Like many other parrot species, wild budgies live as nomad-birds in Australia. Provided that they don’t breed, they roam enormous areas in big flocks always in search of food, water, and often suitable nesting places. They usually orientate themselves at the locally prevailing environmental conditions on that occasion and avoid too dry or otherwise inhospitable regions. In order to be able to survive as nomad-birds, wild budgies have an outstanding flight capability. So they’re able to fly long distances easily just checking out the surrounding. An escaped pet budgie has the same instincts and therefore will behave according to this scheme.
Unlike runaway cats, who often like to be in a preferred territory around their home, escaped budgies usually don’t look back and fly in any direction that suits them. They’re able to move far away from the former home within the shortest time. Because they get frightened after the escape, many birds perch close to their home at first. But they don’t recognize their home from this unknown perspective. Outside everything looks completely different than seen from indoors.
If an escaped bird is scared, if strong wind touches it or if it simply feels like flying, it loses sight of its home within a few seconds and thus any reference to the bird owner, whom the little escapee may have watched from a tree until then. Budgies have no innate instinct for a safe homecoming, as for example carrier pigeons have. Instead, budgies explore the surroundings without proceeding purposefully. Therefore it can hardly be predicted, where an escaped budgie will fly.
Possibly, shortly after the escape, a bird will stay in a radius of up to one kilometer around its home. However, it is more likely that the budgie will soon start looking for food and move further and further away from home. To find or even catch an escaped bird is an extremely difficult task. In some cases, escaped budgies have been picked up 50 kilometers away from home after just three or four days! This underlines how well these small parrots can fly even though they have been living as pets in a house before. Only untrained or extremely over-weighty budgies will not be able to fly that far. Most of these birds are capable of flying distances just up to 2 kilometers or so.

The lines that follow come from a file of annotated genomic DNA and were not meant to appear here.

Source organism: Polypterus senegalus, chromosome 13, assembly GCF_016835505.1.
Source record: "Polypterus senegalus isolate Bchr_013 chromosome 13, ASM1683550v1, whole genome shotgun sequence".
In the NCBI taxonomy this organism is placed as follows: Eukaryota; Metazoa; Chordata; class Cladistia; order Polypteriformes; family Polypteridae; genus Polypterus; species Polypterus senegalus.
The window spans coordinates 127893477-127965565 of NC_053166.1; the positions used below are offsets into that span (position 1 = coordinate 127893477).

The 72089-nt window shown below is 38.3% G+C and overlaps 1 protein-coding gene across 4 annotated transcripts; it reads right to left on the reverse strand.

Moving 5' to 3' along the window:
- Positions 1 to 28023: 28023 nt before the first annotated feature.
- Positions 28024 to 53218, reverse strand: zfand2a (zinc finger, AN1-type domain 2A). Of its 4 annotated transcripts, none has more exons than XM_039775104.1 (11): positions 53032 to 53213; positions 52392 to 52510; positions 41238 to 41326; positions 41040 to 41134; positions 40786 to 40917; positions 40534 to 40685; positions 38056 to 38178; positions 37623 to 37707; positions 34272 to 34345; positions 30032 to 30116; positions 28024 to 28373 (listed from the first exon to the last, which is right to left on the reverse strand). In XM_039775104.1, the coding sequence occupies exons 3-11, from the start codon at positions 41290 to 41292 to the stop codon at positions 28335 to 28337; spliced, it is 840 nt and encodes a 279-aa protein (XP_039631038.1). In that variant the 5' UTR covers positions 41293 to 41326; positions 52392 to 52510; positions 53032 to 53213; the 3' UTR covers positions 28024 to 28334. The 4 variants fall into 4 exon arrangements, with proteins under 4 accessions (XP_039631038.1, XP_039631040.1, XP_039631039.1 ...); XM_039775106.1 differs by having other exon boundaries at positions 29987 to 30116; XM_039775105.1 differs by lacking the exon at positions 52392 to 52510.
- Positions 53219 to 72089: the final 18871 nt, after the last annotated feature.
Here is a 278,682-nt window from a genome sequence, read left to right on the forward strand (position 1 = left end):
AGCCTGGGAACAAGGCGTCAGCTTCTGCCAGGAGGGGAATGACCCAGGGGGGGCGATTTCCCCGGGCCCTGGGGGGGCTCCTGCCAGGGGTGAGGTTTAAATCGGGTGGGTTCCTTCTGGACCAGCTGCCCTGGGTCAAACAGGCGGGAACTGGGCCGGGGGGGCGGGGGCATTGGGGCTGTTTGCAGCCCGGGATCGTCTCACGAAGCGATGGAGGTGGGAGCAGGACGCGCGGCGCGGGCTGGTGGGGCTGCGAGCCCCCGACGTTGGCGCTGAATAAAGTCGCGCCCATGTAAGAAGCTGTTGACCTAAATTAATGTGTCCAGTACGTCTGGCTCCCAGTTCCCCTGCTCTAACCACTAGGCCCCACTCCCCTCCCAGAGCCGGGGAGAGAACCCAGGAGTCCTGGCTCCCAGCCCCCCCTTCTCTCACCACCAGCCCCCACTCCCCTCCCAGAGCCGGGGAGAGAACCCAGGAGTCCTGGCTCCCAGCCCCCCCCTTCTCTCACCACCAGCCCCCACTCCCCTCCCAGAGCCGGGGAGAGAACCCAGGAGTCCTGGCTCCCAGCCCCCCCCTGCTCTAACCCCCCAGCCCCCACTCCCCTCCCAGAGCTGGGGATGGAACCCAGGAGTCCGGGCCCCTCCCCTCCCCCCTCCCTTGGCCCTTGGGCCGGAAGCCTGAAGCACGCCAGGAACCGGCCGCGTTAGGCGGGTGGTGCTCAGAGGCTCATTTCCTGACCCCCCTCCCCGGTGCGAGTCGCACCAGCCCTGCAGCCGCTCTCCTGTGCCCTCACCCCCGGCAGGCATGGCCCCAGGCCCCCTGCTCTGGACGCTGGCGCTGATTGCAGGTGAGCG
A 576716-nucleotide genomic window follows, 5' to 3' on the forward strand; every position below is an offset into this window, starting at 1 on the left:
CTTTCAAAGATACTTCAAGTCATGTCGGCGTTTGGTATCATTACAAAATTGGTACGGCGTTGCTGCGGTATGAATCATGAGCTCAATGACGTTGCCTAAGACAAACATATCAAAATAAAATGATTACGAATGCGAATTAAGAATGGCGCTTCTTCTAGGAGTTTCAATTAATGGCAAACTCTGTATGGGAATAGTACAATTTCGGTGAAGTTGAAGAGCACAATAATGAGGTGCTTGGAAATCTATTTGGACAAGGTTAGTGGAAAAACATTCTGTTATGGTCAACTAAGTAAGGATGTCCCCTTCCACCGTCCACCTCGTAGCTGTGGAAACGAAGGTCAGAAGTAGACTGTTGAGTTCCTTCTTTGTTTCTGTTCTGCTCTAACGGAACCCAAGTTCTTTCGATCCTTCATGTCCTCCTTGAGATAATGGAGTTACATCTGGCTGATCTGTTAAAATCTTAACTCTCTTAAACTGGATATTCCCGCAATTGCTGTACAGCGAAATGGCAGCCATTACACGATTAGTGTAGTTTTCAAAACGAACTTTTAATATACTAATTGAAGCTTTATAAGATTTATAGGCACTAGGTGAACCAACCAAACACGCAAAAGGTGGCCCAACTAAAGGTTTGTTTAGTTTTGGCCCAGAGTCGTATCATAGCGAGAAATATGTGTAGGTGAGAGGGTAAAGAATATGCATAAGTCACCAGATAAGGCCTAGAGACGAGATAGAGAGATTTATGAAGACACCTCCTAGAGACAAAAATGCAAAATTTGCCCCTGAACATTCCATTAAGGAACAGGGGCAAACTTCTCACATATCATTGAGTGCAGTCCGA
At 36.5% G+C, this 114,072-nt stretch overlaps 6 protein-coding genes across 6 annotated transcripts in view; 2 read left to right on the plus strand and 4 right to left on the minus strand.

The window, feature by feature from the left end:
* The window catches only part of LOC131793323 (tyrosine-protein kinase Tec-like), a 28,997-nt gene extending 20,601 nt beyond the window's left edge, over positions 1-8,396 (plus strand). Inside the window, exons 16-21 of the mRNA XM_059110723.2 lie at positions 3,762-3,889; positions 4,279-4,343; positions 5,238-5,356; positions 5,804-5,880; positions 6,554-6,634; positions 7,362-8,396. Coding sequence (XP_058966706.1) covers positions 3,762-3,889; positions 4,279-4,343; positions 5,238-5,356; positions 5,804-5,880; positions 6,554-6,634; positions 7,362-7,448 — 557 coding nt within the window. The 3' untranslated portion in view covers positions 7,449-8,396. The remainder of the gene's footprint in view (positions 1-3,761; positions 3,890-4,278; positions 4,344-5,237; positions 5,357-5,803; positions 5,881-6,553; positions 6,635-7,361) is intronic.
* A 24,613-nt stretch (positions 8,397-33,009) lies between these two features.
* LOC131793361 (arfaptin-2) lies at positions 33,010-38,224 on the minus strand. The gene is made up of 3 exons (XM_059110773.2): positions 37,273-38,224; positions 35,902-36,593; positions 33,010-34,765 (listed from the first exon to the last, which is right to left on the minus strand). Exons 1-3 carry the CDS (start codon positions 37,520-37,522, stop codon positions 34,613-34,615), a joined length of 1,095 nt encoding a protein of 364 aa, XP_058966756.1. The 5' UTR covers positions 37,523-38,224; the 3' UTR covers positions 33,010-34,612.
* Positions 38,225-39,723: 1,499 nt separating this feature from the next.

Chances of survival of escaped budgies
For many owners of escaped birds, the uncertainty about the fate of their protégés is hard to be bear. Over and over again, they ask themselves whether budgies are able to survive out there in general and how long they can endure. There is no universal answer because it depends on many different criteria. If the weather is bad with low temperatures and much rain, an escaped budgie will survive just a few days in the wild – or even less. At temperatures below freezing point and with a thick layer of snow, the bird will most likely not even survive the first night outdoors.
During the summer and autumn, the chances for escaped birds are best. Nature usually provides enough food, unless there hasn’t been a period of drought. And it’s helpful for the pet birds to know the local edible food like berries and seeds. Budgies who never have been served something fresh from nature before will struggle with finding food. If a budgie has been fed for example on native grasses, the bird will quickly adapt to the conditions in nature and will recognize the seeds as food.